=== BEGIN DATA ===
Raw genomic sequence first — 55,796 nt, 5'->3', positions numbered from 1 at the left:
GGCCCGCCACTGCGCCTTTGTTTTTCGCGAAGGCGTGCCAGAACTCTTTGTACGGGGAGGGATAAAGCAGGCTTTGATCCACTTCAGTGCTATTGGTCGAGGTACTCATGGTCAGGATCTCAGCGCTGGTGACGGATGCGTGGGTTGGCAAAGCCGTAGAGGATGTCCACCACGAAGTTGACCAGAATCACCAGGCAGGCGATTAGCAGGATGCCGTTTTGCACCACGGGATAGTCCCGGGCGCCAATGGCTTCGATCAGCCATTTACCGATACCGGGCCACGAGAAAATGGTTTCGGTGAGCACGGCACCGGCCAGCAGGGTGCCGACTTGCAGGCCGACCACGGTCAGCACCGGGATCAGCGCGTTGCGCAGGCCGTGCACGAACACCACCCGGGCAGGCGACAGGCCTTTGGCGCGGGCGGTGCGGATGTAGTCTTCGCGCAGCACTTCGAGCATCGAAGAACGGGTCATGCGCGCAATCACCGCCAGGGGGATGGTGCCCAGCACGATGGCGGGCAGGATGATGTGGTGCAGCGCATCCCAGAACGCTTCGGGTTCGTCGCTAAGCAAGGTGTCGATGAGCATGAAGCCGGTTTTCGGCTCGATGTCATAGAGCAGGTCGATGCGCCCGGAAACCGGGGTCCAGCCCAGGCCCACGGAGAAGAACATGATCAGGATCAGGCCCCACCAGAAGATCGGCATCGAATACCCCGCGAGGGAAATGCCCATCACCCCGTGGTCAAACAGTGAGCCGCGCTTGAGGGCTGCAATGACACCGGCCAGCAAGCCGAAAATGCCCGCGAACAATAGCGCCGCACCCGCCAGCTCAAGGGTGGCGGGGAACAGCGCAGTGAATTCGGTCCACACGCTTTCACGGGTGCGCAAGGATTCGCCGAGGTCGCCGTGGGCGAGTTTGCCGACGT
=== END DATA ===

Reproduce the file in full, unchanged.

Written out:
Raw genomic sequence first — 55,796 nt, 5'->3', positions numbered from 1 at the left:
GGCCCGCCACTGCGCCTTTGTTTTTCGCGAAGGCGTGCCAGAACTCTTTGTACGGGGAGGGATAAAGCAGGCTTTGATCCACTTCAGTGCTATTGGTCGAGGTACTCATGGTCAGGATCTCAGCGCTGGTGACGGATGCGTGGGTTGGCAAAGCCGTAGAGGATGTCCACCACGAAGTTGACCAGAATCACCAGGCAGGCGATTAGCAGGATGCCGTTTTGCACCACGGGATAGTCCCGGGCGCCAATGGCTTCGATCAGCCATTTACCGATACCGGGCCACGAGAAAATGGTTTCGGTGAGCACGGCACCGGCCAGCAGGGTGCCGACTTGCAGGCCGACCACGGTCAGCACCGGGATCAGCGCGTTGCGCAGGCCGTGCACGAACACCACCCGGGCAGGCGACAGGCCTTTGGCGCGGGCGGTGCGGATGTAGTCTTCGCGCAGCACTTCGAGCATCGAAGAACGGGTCATGCGCGCAATCACCGCCAGGGGGATGGTGCCCAGCACGATGGCGGGCAGGATGATGTGGTGCAGCGCATCCCAGAACGCTTCGGGTTCGTCGCTAAGCAAGGTGTCGATGAGCATGAAGCCGGTTTTCGGCTCGATGTCATAGAGCAGGTCGATGCGCCCGGAAACCGGGGTCCAGCCCAGGCCCACGGAGAAGAACATGATCAGGATCAGGCCCCACCAGAAGATCGGCATCGAATACCCCGCGAGGGAAATGCCCATCACCCCGTGGTCAAACAGTGAGCCGCGCTTGAGGGCTGCAATGACACCGGCCAGCAAGCCGAAAATGCCCGCGAACAATAGCGCCGCACCCGCCAGCTCAAGGGTGGCGGGGAACAGCGCAGTGAATTCGGTCCACACGCTTTCACGGGTGCGCAAGGATTCGCCGAGGTCGCCGTGGGCGAGTTTGCCGACGT